Concerted efforts to scale up shrimp production in India may soon set the cash registers ringing. According to international rating agency CRISIL, shrimp exports from India will nearly double to touch $7 billion by 2022.
Among the major reasons pointed out by the rating agency for a leap in exports are strong demand, high quality, improved product mix and an increase in aquaculture area in Andhra Pradesh, Gujarat, Odisha and West Bengal – even as its Asian rivals battle structural issues and rising domestic consumption.
Additionally, larger Indian exporters are expanding infrastructure to cater to increasing demand for value-added products from big global retail chains and restaurants. The rating agency foresees value-added exports also rising significantly from the current 15 per cent.
“It is a fact that production through aquaculture is thriving in many states with the support of governments there. With stock being available in abundant, exporters even started investing in such states to set up processing plants. The prediction by CRISIL is likely to become a reality in the coming years,” said Alex K Nain, president of the Kerala chapter of the Seafood Exporters Association of India.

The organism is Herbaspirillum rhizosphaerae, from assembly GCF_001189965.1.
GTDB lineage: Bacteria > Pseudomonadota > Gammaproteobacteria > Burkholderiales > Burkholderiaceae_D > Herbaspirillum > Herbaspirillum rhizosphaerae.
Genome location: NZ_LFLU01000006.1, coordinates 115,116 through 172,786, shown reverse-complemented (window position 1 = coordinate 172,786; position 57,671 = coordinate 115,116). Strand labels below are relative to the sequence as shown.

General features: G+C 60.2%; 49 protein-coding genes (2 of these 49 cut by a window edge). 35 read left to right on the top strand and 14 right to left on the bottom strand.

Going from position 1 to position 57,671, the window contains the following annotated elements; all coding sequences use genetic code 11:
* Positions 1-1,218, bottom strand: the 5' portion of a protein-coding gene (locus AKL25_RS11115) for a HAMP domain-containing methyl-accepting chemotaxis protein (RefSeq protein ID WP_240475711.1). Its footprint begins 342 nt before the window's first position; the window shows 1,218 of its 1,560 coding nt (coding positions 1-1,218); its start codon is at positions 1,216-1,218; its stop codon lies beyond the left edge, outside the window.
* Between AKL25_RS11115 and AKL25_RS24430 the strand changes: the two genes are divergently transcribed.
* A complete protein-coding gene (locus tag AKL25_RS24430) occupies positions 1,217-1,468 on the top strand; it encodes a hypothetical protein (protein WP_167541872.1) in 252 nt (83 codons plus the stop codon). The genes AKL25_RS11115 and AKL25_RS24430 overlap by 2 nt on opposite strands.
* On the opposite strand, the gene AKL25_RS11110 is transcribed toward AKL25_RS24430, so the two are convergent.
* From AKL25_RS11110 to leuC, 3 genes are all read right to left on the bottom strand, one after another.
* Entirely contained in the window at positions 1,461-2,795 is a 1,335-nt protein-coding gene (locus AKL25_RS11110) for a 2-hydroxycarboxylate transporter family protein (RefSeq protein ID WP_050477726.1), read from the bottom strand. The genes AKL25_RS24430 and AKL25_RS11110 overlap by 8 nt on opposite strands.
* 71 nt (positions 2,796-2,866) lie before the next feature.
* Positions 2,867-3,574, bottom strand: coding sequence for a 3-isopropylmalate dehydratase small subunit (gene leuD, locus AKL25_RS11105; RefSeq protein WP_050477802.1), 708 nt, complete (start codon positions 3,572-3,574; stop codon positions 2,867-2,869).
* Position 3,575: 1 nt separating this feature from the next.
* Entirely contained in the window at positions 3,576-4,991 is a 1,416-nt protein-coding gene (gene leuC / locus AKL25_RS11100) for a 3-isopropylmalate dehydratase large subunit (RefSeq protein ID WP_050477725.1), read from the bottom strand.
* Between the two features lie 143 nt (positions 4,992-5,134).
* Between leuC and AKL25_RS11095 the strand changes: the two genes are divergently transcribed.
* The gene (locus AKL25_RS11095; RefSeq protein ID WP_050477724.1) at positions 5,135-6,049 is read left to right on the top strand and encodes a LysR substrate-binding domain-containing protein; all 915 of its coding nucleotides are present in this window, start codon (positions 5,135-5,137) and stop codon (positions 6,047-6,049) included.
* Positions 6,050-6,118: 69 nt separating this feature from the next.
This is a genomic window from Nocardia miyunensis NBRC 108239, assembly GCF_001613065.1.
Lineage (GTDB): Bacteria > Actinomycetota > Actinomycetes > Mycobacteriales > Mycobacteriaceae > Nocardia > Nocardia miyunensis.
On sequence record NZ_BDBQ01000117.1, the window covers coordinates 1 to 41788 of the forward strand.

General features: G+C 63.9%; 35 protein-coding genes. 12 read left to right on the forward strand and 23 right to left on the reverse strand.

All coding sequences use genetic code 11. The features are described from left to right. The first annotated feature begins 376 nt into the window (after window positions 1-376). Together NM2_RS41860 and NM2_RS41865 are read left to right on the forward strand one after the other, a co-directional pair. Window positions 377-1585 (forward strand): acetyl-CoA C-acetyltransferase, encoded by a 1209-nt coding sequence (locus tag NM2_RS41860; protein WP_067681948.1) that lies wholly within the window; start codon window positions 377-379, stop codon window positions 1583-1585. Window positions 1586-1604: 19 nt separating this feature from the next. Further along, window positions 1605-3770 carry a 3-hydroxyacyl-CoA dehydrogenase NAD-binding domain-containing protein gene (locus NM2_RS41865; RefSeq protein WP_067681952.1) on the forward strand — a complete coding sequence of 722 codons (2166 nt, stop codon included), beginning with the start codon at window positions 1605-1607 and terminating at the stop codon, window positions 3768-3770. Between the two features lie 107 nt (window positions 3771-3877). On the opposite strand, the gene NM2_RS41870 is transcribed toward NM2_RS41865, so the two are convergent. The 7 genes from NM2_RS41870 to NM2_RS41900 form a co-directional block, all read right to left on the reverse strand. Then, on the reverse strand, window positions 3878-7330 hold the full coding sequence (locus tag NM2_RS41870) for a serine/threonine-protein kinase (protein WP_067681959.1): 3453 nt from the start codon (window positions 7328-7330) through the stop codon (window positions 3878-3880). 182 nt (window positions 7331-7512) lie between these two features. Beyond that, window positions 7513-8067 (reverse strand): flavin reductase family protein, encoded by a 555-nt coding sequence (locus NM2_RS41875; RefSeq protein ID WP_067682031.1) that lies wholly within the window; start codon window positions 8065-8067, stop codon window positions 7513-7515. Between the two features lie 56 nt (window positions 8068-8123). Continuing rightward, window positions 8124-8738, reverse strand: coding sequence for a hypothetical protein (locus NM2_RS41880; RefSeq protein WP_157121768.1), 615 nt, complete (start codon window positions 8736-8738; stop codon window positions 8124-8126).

“With marine fish landing in Kerala declining, exporters in the state are now sourcing shrimp from Andhra Pradesh. Stock sourced from Andhra accounts to 30 per cent of shrimp export from Kerala alone. This figure stands as the testimony for the thriving aquaculture in which Kerala lags much behind,” Ninan pointed out.
Shrimp export registered a steady growth in terms of quantity and value during 2010-15 to 2014-15, though there was a slight fall in value in 2015-16. India became the biggest exporter of shrimps in 2016, pipping Vietnam by just $100 million. A year on, the country racked up $3.8 billion exports even as Vietnam flatlined at $3 billion.
Since 2010, shrimp production in Asia has been severely affected by diseases, floods, labour issues, and tightening environmental norms. Production in Vietnam has declined by 40 per cent from peak levels because of the shortage of fresh water, salinity intrusion and illegal shrimp farming.
Thailand, which was once the top exporter, is now ranked 5th after a 65 per cent plunge in production from peak levels. And in 2016, China’s shrimp production nosedived by 60 per cent even as its consumption more than doubled, rendering it a marginal exporter. In addition, these countries also faced significant quality challenges.